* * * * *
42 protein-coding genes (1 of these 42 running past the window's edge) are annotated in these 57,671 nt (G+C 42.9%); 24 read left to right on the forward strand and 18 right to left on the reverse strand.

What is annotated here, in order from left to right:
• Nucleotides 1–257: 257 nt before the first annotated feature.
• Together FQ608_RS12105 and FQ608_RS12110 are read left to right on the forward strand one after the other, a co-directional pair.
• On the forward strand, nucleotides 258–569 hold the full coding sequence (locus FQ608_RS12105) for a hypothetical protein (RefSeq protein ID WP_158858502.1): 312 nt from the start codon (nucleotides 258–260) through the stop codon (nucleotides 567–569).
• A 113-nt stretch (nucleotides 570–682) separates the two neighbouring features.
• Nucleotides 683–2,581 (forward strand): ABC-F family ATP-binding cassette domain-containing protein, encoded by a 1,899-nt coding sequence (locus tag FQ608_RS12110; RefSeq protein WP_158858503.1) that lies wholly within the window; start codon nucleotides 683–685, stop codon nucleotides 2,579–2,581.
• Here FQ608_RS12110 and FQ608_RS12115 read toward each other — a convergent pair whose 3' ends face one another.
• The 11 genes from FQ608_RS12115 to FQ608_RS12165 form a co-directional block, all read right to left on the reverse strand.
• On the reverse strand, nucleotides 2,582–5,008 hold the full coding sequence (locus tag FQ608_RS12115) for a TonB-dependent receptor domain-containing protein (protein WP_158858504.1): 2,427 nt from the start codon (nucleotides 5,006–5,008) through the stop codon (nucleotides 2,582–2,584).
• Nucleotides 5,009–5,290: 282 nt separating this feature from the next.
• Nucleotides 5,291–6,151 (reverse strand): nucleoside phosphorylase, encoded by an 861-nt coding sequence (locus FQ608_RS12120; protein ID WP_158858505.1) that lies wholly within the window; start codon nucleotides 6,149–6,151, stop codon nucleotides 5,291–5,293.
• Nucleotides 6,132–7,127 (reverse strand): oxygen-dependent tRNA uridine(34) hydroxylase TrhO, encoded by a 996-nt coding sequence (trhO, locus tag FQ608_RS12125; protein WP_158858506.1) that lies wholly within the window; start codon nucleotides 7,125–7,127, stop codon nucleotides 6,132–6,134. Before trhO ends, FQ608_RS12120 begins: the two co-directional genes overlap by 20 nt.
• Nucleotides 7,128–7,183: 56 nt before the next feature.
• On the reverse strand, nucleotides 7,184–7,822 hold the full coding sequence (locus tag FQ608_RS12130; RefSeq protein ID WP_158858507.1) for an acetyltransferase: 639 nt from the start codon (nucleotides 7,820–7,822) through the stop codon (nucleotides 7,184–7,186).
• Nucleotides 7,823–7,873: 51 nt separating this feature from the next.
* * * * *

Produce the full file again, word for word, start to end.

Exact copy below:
42 protein-coding genes (1 of these 42 running past the window's edge) are annotated in these 57,671 nt (G+C 42.9%); 24 read left to right on the forward strand and 18 right to left on the reverse strand.

What is annotated here, in order from left to right:
• Nucleotides 1–257: 257 nt before the first annotated feature.
• Together FQ608_RS12105 and FQ608_RS12110 are read left to right on the forward strand one after the other, a co-directional pair.
• On the forward strand, nucleotides 258–569 hold the full coding sequence (locus FQ608_RS12105) for a hypothetical protein (RefSeq protein ID WP_158858502.1): 312 nt from the start codon (nucleotides 258–260) through the stop codon (nucleotides 567–569).
• A 113-nt stretch (nucleotides 570–682) separates the two neighbouring features.
• Nucleotides 683–2,581 (forward strand): ABC-F family ATP-binding cassette domain-containing protein, encoded by a 1,899-nt coding sequence (locus tag FQ608_RS12110; RefSeq protein WP_158858503.1) that lies wholly within the window; start codon nucleotides 683–685, stop codon nucleotides 2,579–2,581.
• Here FQ608_RS12110 and FQ608_RS12115 read toward each other — a convergent pair whose 3' ends face one another.
• The 11 genes from FQ608_RS12115 to FQ608_RS12165 form a co-directional block, all read right to left on the reverse strand.
• On the reverse strand, nucleotides 2,582–5,008 hold the full coding sequence (locus tag FQ608_RS12115) for a TonB-dependent receptor domain-containing protein (protein WP_158858504.1): 2,427 nt from the start codon (nucleotides 5,006–5,008) through the stop codon (nucleotides 2,582–2,584).
• Nucleotides 5,009–5,290: 282 nt separating this feature from the next.
• Nucleotides 5,291–6,151 (reverse strand): nucleoside phosphorylase, encoded by an 861-nt coding sequence (locus FQ608_RS12120; protein ID WP_158858505.1) that lies wholly within the window; start codon nucleotides 6,149–6,151, stop codon nucleotides 5,291–5,293.
• Nucleotides 6,132–7,127 (reverse strand): oxygen-dependent tRNA uridine(34) hydroxylase TrhO, encoded by a 996-nt coding sequence (trhO, locus tag FQ608_RS12125; protein WP_158858506.1) that lies wholly within the window; start codon nucleotides 7,125–7,127, stop codon nucleotides 6,132–6,134. Before trhO ends, FQ608_RS12120 begins: the two co-directional genes overlap by 20 nt.
• Nucleotides 7,128–7,183: 56 nt before the next feature.
• On the reverse strand, nucleotides 7,184–7,822 hold the full coding sequence (locus tag FQ608_RS12130; RefSeq protein ID WP_158858507.1) for an acetyltransferase: 639 nt from the start codon (nucleotides 7,820–7,822) through the stop codon (nucleotides 7,184–7,186).
• Nucleotides 7,823–7,873: 51 nt separating this feature from the next.